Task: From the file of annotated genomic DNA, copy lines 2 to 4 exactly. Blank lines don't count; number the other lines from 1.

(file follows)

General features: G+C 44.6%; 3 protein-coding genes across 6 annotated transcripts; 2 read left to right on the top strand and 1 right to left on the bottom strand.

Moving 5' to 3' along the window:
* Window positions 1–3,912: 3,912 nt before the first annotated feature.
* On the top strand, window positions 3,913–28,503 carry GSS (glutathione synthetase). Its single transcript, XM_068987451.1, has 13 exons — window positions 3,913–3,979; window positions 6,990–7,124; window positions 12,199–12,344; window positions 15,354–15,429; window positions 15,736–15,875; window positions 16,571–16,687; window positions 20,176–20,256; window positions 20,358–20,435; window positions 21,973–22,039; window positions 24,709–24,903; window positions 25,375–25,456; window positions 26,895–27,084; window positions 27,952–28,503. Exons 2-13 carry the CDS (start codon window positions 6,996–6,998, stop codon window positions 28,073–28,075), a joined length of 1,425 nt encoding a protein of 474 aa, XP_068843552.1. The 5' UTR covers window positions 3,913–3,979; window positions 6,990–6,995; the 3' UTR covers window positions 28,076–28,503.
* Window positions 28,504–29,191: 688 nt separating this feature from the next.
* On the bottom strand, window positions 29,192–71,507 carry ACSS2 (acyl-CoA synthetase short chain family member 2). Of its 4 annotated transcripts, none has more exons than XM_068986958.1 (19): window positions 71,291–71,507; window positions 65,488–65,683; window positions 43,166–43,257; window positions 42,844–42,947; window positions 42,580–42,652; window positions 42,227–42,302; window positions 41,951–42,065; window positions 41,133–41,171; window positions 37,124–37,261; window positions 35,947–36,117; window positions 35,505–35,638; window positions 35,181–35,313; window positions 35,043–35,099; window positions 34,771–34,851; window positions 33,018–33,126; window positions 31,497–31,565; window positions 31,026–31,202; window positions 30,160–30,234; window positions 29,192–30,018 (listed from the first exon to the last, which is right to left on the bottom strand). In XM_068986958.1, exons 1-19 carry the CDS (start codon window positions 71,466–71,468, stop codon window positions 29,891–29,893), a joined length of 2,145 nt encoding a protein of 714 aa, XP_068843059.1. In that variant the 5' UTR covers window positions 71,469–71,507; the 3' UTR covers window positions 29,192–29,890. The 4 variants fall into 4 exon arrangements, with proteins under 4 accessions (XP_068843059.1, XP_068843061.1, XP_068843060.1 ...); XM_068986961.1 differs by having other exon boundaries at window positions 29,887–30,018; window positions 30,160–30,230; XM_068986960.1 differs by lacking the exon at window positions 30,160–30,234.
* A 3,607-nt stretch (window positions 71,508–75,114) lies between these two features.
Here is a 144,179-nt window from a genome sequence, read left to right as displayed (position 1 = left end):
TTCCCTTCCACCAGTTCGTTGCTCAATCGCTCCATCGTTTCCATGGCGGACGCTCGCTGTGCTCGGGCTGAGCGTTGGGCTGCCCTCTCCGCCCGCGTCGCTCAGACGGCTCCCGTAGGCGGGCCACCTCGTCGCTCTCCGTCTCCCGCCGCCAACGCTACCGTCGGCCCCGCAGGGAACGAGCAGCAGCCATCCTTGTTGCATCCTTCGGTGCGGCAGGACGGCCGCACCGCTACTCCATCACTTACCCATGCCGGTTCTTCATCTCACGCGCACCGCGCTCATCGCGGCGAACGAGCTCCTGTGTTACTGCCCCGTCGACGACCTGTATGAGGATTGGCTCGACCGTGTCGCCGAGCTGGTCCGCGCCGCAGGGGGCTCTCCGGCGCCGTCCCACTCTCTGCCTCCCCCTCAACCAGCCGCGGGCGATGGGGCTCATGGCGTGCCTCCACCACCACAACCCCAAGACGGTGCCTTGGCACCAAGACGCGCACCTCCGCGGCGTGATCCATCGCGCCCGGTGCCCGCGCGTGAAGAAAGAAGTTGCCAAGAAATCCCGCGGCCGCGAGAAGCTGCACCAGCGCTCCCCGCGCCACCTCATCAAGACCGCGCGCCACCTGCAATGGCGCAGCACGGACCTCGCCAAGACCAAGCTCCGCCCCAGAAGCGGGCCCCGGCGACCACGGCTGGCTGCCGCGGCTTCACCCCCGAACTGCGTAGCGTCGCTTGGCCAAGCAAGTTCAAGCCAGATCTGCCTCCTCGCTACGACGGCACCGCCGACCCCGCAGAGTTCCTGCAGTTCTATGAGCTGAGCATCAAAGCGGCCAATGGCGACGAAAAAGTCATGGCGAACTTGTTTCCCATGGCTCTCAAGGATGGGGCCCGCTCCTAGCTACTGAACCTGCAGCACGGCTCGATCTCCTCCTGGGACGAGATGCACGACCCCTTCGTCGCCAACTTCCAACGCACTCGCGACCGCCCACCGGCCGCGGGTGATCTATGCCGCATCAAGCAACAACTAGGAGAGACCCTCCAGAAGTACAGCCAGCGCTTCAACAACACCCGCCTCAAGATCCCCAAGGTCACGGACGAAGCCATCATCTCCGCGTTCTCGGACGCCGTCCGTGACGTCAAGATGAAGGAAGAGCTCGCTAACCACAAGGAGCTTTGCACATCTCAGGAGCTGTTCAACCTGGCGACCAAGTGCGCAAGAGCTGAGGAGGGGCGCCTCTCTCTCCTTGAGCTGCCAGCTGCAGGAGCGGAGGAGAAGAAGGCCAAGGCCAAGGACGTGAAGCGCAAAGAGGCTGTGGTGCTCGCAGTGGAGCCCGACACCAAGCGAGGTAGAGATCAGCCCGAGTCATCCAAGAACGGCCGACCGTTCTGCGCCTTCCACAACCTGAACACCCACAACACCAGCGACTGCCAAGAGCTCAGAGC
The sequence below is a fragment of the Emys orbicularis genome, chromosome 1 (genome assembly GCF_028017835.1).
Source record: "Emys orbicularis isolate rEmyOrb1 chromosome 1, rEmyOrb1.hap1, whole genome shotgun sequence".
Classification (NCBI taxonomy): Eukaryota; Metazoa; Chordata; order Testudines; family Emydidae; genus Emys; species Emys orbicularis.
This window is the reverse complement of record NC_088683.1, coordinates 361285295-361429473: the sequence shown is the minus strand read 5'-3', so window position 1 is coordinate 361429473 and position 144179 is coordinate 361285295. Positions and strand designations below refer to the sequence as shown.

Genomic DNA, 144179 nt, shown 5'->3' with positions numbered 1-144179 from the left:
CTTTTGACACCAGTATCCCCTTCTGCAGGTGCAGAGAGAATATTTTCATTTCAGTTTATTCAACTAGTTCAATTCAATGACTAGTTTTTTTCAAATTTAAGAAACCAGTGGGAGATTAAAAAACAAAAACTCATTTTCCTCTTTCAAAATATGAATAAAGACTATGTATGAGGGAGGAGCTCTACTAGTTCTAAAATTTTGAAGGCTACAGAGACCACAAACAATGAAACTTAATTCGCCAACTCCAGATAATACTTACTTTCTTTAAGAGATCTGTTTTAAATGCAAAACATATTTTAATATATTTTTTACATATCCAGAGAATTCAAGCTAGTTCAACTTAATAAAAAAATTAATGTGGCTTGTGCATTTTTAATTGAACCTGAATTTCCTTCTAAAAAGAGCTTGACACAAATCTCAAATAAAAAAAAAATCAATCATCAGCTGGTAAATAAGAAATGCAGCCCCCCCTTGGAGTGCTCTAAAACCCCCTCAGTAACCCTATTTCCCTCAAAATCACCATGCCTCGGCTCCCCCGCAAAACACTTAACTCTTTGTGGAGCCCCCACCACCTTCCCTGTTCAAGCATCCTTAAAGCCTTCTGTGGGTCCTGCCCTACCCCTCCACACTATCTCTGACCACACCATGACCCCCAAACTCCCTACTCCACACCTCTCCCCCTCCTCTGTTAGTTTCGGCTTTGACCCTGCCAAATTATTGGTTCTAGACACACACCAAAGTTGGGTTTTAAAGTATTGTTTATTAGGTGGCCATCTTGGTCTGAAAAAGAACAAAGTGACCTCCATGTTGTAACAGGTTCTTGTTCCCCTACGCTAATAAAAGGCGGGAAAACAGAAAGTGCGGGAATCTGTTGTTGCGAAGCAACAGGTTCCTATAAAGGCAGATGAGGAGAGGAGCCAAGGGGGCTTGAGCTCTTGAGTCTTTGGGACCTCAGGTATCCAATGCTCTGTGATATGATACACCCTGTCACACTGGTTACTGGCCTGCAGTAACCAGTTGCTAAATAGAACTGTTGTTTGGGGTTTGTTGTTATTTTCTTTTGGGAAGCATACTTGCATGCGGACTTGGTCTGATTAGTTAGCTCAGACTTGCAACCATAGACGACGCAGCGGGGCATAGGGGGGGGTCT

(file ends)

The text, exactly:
Moving 5' to 3' along the window:
* Window positions 1–3,912: 3,912 nt before the first annotated feature.
* On the top strand, window positions 3,913–28,503 carry GSS (glutathione synthetase). Its single transcript, XM_068987451.1, has 13 exons — window positions 3,913–3,979; window positions 6,990–7,124; window positions 12,199–12,344; window positions 15,354–15,429; window positions 15,736–15,875; window positions 16,571–16,687; window positions 20,176–20,256; window positions 20,358–20,435; window positions 21,973–22,039; window positions 24,709–24,903; window positions 25,375–25,456; window positions 26,895–27,084; window positions 27,952–28,503. Exons 2-13 carry the CDS (start codon window positions 6,996–6,998, stop codon window positions 28,073–28,075), a joined length of 1,425 nt encoding a protein of 474 aa, XP_068843552.1. The 5' UTR covers window positions 3,913–3,979; window positions 6,990–6,995; the 3' UTR covers window positions 28,076–28,503.